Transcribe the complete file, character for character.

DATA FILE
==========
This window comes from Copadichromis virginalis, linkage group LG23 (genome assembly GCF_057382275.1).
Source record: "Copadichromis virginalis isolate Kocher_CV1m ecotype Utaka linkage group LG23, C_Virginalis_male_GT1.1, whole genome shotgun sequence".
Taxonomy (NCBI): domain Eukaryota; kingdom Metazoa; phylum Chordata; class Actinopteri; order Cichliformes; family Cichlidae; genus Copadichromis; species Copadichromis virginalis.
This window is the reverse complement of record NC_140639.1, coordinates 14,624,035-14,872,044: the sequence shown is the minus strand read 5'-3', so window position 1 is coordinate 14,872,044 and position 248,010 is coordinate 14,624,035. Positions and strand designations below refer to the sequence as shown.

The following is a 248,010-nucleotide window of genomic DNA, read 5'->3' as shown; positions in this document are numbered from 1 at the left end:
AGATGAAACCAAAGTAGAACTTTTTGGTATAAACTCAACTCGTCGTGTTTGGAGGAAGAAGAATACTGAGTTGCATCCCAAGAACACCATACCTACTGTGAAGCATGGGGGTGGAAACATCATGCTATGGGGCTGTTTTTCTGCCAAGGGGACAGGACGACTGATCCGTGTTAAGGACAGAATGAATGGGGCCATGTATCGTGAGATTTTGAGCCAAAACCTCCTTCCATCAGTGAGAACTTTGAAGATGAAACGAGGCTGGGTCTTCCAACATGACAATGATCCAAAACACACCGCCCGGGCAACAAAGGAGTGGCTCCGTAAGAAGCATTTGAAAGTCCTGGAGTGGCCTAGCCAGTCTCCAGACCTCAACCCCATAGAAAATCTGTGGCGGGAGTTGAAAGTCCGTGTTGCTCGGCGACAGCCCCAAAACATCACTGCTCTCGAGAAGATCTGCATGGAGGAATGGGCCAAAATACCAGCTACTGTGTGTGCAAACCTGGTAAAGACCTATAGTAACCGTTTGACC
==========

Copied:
This window comes from Copadichromis virginalis, linkage group LG23 (genome assembly GCF_057382275.1).
Source record: "Copadichromis virginalis isolate Kocher_CV1m ecotype Utaka linkage group LG23, C_Virginalis_male_GT1.1, whole genome shotgun sequence".
Taxonomy (NCBI): domain Eukaryota; kingdom Metazoa; phylum Chordata; class Actinopteri; order Cichliformes; family Cichlidae; genus Copadichromis; species Copadichromis virginalis.
This window is the reverse complement of record NC_140639.1, coordinates 14,624,035-14,872,044: the sequence shown is the minus strand read 5'-3', so window position 1 is coordinate 14,872,044 and position 248,010 is coordinate 14,624,035. Positions and strand designations below refer to the sequence as shown.

The following is a 248,010-nucleotide window of genomic DNA, read 5'->3' as shown; positions in this document are numbered from 1 at the left end:
AGATGAAACCAAAGTAGAACTTTTTGGTATAAACTCAACTCGTCGTGTTTGGAGGAAGAAGAATACTGAGTTGCATCCCAAGAACACCATACCTACTGTGAAGCATGGGGGTGGAAACATCATGCTATGGGGCTGTTTTTCTGCCAAGGGGACAGGACGACTGATCCGTGTTAAGGACAGAATGAATGGGGCCATGTATCGTGAGATTTTGAGCCAAAACCTCCTTCCATCAGTGAGAACTTTGAAGATGAAACGAGGCTGGGTCTTCCAACATGACAATGATCCAAAACACACCGCCCGGGCAACAAAGGAGTGGCTCCGTAAGAAGCATTTGAAAGTCCTGGAGTGGCCTAGCCAGTCTCCAGACCTCAACCCCATAGAAAATCTGTGGCGGGAGTTGAAAGTCCGTGTTGCTCGGCGACAGCCCCAAAACATCACTGCTCTCGAGAAGATCTGCATGGAGGAATGGGCCAAAATACCAGCTACTGTGTGTGCAAACCTGGTAAAGACCTATAGTAACCGTTTGACC